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MOSIP ready for next phase after building up digital ID ecosystem

MOSIP ready for next phase after building up digital ID ecosystem
 

The Modular Open-Source Identity Platform has made a major impact on the digital ID systems of countries in Asia and Africa, and is laying the groundwork to reach more countries and new regions with a maturing ecosystem. New partners, biometric devices, and specifications are being added to MOSIP at a brisk pace, and the organization is shifting its focus from establishing the platform to disseminating it.

On the sidelines of its recent MOSIP Partner Conversations event in Nairobi, Kenya on the eve of ID4Africa 2023, Biometric Ecosystem Head Sanjith Sundaram and Chief Dissemination Officer Nagarajan Santhanam joined Biometric Update to discuss the platform’s rapid progress and promising future.

The MOSIP team is made up of only a couple dozen employees, many of whom have been together since it was established to help give countries more choice among digital identity technologies. All of MOSIP’s senior leaders have remained with the organization since its foundation, according to Sundaram.

Since then, digital identity systems based on MOSIP have been rolled out in the Philippines and Morocco, and pilots are running in countries including Sierra Leone and Sri Lanka.

The scale of MOSIP’s influence, and its fast growth, would seem to belie the size of the team behind it. Sundaram emphasizes the importance of the ecosystem approach in helping MOSIP scale.

The ecosystem is made up of partners drawn from among biometrics and digital ID technology vendors, as well as the countries it works with. It also increasingly includes testing labs, academic institutions, and other non-profit organizations.

Ecosystem construction ongoing

MOSIP launched its partner program specifically for digital identity system integrators to support their involvement while also ensuring their compliance with the platform. Commercial partners are system integrators that work with governments and run system implementation, while technology partners provide devices or services which are vetted by MOSIP in a sandbox environment.

“With system integrators, what we wanted to make sure of is not a product, it’s about a company and their capability,” he explains.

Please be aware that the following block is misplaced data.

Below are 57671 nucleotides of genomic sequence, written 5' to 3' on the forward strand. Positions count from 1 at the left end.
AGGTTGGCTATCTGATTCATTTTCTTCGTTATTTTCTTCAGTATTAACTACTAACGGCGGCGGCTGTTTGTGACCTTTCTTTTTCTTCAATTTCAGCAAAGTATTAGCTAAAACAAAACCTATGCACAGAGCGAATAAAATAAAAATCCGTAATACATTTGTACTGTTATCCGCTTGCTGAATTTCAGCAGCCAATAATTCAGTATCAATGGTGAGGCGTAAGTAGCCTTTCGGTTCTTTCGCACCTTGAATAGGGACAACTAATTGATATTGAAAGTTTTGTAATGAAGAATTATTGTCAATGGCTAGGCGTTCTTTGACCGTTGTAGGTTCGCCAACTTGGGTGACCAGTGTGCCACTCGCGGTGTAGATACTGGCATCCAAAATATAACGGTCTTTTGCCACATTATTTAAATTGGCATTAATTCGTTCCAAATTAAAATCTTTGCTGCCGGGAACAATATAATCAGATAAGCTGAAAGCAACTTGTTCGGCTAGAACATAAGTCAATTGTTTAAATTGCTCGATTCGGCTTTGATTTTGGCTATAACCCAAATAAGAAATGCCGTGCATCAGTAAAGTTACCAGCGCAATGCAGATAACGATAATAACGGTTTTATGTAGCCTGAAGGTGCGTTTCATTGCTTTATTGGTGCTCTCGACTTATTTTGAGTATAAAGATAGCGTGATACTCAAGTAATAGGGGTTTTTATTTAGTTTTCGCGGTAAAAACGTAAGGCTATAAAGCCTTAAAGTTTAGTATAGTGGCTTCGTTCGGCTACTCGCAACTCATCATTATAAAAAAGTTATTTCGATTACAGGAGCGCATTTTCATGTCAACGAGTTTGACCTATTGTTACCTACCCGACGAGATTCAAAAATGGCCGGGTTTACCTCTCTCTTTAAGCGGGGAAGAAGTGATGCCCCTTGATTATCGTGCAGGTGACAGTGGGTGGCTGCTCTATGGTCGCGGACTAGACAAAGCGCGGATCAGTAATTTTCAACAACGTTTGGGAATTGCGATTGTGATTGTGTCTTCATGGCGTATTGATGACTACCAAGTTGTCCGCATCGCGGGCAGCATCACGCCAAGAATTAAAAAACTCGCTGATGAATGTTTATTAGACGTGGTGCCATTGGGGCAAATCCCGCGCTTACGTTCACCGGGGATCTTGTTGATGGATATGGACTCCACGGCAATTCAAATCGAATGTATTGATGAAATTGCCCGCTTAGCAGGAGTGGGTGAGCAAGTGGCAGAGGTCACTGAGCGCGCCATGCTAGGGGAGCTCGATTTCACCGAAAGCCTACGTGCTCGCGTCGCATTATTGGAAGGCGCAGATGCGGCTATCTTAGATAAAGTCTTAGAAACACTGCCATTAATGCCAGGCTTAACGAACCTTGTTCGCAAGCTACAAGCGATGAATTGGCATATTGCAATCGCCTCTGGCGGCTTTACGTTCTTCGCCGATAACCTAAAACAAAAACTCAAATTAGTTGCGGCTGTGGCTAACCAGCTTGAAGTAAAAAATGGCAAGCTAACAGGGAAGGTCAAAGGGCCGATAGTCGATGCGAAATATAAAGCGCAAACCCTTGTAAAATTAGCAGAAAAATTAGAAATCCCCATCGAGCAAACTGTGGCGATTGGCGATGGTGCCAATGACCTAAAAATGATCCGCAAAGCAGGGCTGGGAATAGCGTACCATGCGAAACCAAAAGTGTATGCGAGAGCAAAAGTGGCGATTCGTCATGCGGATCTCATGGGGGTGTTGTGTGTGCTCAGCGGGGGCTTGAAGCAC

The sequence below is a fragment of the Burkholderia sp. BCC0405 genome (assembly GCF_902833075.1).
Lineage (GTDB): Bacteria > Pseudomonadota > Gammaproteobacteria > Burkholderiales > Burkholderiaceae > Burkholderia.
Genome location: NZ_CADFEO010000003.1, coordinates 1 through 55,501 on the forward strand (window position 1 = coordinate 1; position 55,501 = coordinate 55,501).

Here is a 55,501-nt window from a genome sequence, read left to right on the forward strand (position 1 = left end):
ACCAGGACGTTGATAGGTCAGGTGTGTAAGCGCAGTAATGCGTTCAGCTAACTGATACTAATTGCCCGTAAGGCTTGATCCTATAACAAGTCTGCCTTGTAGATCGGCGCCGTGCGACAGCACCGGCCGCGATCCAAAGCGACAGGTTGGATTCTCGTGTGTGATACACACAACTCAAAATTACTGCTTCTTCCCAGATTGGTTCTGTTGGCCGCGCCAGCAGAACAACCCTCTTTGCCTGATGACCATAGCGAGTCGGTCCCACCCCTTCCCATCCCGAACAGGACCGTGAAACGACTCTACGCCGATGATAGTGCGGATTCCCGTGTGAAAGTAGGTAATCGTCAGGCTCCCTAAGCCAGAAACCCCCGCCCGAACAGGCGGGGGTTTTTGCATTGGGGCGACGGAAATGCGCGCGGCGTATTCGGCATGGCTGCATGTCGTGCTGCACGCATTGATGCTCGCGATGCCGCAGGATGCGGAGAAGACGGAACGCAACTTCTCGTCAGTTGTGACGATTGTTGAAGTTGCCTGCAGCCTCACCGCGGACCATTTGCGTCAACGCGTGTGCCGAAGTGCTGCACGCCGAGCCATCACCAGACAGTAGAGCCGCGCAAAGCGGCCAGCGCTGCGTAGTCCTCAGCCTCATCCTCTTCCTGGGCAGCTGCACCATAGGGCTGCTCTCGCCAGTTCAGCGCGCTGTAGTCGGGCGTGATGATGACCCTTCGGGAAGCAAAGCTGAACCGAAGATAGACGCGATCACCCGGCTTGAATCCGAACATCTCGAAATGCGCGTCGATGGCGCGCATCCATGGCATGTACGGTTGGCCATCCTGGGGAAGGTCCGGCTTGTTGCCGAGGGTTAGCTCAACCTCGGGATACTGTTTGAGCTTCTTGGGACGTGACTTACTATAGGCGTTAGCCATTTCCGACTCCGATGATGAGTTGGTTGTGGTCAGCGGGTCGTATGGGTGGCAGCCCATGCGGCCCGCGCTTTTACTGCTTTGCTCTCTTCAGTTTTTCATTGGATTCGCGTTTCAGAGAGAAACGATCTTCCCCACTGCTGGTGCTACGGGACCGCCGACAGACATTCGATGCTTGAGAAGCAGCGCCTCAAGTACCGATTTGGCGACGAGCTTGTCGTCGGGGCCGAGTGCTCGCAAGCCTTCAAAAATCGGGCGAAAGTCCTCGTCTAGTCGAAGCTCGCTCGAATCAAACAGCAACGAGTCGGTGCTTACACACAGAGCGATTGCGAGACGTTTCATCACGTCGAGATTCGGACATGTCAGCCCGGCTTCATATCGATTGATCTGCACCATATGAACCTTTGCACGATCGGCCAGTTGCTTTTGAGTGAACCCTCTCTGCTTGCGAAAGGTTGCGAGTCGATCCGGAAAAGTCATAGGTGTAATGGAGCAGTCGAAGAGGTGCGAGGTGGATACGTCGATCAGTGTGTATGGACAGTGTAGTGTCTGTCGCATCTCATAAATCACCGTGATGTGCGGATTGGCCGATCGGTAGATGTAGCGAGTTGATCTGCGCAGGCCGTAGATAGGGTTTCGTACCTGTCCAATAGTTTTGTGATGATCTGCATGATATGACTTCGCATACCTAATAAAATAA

The program now consists of 14 system integrators, 12 of them both commercial and technology system integrator partners, and 2 which are only technology integrators, according to Sundaram.

The idea is that as MOSIP provides the software modules and the platform to connect them, partners provide the devices and matching engines needed to complete the system. The system integrator performs minor customization, and the implementation is supported by MOSIP.

“What that means is we’re giving some sort of an assurance or a guarantee to the country that if you’re going onto this platform, we are there to support you with Level 3 support,” Sundaram explains.

MOSIP takes no compensation from the countries it works with for the initial setup, maintenance, or any other part of the process.

Products must include an interface that fits MOSIP definitions to make it easy for countries to implement in order to be compliant. Data security and privacy are baked into the system, Sundaram says.

When the Philippines selected MOSIP as a digital public good, the country floated separate requests for proposals for devices and an integrator to help with their setup. The RFP for biometric enrollment kits was won by Thales, which supplied around 7,800 kits. The system’s implementation was supported by a small set of engineers from MOSIP’s pool. The Philippines has now started launching use cases for its ID system, with 78 million people enrolled.

System integrators had a somewhat different job in implementing Morocco’s MOSIP-based digital ID. With a much more concentrated and smaller population, Morocco began using the system for service delivery once it registered 10 million people.

MOSIP also works on capacity building and training for system integrators, Sundaram points out, which in turn helps it support more initiatives. The MOSIP Academy is a voluntary set of training materials for system integrators with an evaluation at the end.

The partner ecosystem was built by first engaging with suppliers of biometric devices, automated biometric identification systems (ABIS) and SDKs to bring in the commercial solutions that MOSIP anticipated countries would need. Countries working with the platform ask MOSIP to recommend a system integrator or a particular biometric device, but the organization seeks to remain neutral.